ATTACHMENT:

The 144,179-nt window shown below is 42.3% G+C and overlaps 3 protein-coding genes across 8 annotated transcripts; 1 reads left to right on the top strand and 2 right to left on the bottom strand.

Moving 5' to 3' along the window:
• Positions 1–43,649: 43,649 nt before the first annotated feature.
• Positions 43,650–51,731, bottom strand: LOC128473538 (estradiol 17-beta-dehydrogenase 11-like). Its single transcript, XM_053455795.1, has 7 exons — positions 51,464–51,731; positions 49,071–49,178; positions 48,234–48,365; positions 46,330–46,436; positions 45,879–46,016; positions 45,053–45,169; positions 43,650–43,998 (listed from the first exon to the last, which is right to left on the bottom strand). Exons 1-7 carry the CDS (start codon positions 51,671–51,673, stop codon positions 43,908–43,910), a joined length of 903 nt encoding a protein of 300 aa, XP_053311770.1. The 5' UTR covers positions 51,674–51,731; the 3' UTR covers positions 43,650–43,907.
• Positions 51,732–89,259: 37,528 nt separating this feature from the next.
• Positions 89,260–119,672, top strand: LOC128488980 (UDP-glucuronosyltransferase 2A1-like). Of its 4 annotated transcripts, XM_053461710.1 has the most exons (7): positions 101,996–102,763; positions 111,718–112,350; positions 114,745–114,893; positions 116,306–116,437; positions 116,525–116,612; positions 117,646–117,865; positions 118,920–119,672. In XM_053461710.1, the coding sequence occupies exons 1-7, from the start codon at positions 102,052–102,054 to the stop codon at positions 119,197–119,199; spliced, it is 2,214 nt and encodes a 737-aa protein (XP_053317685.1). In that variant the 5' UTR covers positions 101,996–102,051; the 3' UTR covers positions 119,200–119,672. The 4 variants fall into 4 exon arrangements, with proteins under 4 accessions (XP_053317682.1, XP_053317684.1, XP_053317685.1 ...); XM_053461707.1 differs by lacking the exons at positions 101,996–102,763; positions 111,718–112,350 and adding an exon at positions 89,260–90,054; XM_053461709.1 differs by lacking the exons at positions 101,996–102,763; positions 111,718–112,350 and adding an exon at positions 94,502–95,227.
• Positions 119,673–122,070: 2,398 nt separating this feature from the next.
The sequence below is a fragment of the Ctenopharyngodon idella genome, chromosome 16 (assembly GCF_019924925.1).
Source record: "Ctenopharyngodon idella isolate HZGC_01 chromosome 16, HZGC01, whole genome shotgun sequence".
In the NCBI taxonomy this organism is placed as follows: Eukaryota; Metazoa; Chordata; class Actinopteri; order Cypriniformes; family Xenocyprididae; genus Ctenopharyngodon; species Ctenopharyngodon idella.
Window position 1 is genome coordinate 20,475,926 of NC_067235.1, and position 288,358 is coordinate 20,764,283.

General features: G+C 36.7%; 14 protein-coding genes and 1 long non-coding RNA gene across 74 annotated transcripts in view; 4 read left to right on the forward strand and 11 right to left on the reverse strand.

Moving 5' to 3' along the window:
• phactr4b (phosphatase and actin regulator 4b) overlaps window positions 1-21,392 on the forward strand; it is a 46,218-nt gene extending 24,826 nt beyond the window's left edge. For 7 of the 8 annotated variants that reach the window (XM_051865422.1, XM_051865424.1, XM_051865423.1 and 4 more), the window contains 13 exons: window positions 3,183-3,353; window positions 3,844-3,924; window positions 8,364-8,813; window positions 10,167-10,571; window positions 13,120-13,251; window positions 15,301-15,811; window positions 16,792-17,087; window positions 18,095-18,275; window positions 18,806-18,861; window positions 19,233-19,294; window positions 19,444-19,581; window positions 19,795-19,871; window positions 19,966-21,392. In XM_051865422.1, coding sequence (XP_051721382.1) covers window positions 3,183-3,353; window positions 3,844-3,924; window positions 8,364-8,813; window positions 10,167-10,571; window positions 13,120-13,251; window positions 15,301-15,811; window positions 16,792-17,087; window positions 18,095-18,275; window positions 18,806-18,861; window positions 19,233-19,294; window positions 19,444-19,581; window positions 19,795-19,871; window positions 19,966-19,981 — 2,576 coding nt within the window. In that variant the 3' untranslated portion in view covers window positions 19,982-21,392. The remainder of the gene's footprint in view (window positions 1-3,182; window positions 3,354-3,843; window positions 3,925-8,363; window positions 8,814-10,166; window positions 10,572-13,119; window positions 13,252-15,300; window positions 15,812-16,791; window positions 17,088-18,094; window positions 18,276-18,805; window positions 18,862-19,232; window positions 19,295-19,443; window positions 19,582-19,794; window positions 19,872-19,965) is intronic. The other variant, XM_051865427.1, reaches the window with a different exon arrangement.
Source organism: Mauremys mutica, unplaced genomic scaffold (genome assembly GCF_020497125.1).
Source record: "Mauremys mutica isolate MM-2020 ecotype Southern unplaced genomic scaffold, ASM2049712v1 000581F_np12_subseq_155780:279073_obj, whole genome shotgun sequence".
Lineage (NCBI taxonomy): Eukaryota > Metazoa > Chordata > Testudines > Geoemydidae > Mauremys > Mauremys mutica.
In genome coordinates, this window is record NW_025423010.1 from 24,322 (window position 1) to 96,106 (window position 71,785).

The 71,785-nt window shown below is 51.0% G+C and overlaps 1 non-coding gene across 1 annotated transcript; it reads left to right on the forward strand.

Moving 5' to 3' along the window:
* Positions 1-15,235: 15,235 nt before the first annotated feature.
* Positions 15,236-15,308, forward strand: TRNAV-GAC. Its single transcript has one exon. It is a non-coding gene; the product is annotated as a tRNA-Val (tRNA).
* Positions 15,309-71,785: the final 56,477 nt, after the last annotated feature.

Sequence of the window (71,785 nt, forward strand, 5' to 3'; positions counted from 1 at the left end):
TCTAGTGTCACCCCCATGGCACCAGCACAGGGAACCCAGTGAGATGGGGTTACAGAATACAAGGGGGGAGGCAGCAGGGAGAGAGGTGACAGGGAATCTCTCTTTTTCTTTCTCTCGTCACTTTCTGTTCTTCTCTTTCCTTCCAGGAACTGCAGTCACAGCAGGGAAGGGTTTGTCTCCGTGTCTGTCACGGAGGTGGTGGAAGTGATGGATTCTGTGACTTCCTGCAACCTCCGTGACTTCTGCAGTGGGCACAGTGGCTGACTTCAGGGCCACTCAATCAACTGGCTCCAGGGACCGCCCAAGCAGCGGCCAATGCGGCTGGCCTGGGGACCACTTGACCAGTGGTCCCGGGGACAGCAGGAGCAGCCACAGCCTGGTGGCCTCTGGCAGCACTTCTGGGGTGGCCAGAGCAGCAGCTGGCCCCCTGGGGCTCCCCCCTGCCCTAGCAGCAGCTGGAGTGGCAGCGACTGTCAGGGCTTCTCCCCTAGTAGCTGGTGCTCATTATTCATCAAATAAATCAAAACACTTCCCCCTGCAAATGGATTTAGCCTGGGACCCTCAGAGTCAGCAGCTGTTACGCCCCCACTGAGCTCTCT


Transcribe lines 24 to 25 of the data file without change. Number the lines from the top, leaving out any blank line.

Sequence of the window (71,785 nt, forward strand, 5' to 3'; positions counted from 1 at the left end):
TCTAGTGTCACCCCCATGGCACCAGCACAGGGAACCCAGTGAGATGGGGTTACAGAATACAAGGGGGGAGGCAGCAGGGAGAGAGGTGACAGGGAATCTCTCTTTTTCTTTCTCTCGTCACTTTCTGTTCTTCTCTTTCCTTCCAGGAACTGCAGTCACAGCAGGGAAGGGTTTGTCTCCGTGTCTGTCACGGAGGTGGTGGAAGTGATGGATTCTGTGACTTCCTGCAACCTCCGTGACTTCTGCAGTGGGCACAGTGGCTGACTTCAGGGCCACTCAATCAACTGGCTCCAGGGACCGCCCAAGCAGCGGCCAATGCGGCTGGCCTGGGGACCACTTGACCAGTGGTCCCGGGGACAGCAGGAGCAGCCACAGCCTGGTGGCCTCTGGCAGCACTTCTGGGGTGGCCAGAGCAGCAGCTGGCCCCCTGGGGCTCCCCCCTGCCCTAGCAGCAGCTGGAGTGGCAGCGACTGTCAGGGCTTCTCCCCTAGTAGCTGGTGCTCATTATTCATCAAATAAATCAAAACACTTCCCCCTGCAAATGGATTTAGCCTGGGACCCTCAGAGTCAGCAGCTGTTACGCCCCCACTGAGCTCTCT